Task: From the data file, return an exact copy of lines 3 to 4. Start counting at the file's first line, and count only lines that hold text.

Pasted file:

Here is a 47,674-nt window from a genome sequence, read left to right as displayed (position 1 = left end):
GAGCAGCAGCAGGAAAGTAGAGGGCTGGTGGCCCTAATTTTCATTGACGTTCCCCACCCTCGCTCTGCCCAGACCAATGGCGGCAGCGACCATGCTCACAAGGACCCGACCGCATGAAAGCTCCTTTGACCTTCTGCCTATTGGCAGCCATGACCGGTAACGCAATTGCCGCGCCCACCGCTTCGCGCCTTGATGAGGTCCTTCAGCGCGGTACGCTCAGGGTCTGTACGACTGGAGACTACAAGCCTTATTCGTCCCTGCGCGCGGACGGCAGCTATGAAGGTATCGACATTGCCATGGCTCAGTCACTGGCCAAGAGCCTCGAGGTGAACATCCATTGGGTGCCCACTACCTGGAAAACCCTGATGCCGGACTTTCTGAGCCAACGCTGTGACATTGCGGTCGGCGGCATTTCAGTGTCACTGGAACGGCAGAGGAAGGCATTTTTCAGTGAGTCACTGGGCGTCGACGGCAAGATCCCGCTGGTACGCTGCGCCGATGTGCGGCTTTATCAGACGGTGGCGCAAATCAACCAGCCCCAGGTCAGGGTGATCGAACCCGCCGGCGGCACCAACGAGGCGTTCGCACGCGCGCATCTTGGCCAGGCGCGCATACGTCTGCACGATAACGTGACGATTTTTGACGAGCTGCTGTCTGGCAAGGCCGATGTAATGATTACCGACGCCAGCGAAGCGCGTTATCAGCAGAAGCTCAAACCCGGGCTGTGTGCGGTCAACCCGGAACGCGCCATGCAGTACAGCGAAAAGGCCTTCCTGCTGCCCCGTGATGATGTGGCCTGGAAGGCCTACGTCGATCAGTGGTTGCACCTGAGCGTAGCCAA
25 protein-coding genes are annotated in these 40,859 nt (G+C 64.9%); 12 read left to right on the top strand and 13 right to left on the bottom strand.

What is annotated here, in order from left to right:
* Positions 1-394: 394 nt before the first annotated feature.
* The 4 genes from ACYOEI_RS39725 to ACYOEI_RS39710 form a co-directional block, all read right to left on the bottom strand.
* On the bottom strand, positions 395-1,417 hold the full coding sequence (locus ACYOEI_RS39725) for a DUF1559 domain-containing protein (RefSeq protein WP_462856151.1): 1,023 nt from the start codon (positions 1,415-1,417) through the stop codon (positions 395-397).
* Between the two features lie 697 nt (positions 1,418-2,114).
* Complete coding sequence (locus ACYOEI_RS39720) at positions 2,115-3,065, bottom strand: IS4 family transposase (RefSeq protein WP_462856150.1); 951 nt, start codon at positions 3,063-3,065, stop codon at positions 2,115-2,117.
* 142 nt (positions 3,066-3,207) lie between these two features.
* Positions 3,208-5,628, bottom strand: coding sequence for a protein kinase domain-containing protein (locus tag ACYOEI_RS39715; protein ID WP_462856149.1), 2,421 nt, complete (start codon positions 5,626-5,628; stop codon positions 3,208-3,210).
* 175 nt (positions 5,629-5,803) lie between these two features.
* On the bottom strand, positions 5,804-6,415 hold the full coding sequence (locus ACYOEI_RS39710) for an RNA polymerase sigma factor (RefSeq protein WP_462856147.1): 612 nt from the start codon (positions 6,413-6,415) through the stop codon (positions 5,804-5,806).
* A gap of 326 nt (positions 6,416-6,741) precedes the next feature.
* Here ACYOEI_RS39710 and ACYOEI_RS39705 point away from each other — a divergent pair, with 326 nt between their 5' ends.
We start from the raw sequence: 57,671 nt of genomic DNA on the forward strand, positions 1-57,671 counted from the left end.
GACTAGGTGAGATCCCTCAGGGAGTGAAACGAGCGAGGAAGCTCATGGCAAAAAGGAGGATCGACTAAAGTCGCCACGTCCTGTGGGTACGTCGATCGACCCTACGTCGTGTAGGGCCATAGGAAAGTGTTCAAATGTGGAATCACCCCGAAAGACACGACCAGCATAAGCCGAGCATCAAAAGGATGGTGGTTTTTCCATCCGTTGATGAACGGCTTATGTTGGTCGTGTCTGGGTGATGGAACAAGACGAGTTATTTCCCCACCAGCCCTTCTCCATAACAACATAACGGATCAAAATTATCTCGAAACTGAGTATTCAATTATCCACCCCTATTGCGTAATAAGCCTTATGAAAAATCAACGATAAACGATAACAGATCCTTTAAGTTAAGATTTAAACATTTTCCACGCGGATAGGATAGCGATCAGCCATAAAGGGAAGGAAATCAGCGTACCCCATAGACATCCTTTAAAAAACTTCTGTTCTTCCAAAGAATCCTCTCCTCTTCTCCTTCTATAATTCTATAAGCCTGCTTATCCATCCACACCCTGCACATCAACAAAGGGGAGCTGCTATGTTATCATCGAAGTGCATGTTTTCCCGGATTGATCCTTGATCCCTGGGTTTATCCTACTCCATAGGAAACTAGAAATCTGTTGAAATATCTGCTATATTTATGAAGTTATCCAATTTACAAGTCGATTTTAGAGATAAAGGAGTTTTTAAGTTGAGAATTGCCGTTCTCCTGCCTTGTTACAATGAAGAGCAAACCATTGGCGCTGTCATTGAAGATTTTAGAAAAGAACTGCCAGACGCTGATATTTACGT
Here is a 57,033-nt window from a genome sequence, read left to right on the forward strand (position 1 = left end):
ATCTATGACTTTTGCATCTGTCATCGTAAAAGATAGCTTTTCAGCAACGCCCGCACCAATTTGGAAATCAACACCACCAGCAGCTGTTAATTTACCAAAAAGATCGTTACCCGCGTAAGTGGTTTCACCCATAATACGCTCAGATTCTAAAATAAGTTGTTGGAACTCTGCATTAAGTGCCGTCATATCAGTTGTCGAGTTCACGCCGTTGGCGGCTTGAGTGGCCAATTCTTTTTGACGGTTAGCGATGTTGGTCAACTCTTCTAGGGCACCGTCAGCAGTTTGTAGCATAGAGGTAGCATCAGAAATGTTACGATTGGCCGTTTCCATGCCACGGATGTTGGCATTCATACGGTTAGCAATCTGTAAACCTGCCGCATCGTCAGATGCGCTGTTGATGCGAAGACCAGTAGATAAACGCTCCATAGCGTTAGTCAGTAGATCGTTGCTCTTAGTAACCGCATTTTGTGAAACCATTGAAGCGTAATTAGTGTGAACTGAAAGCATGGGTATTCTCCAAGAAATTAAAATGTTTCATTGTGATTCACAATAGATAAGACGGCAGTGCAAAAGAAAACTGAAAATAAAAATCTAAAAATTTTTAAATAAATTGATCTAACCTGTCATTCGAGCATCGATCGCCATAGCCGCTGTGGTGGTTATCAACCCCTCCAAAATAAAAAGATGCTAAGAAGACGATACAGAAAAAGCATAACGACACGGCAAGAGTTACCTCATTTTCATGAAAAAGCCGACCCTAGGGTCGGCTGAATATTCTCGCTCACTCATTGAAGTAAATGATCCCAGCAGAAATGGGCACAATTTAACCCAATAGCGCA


25 protein-coding genes are annotated in these 40,859 nt (G+C 64.9%); 12 read left to right on the top strand and 13 right to left on the bottom strand.

What is annotated here, in order from left to right: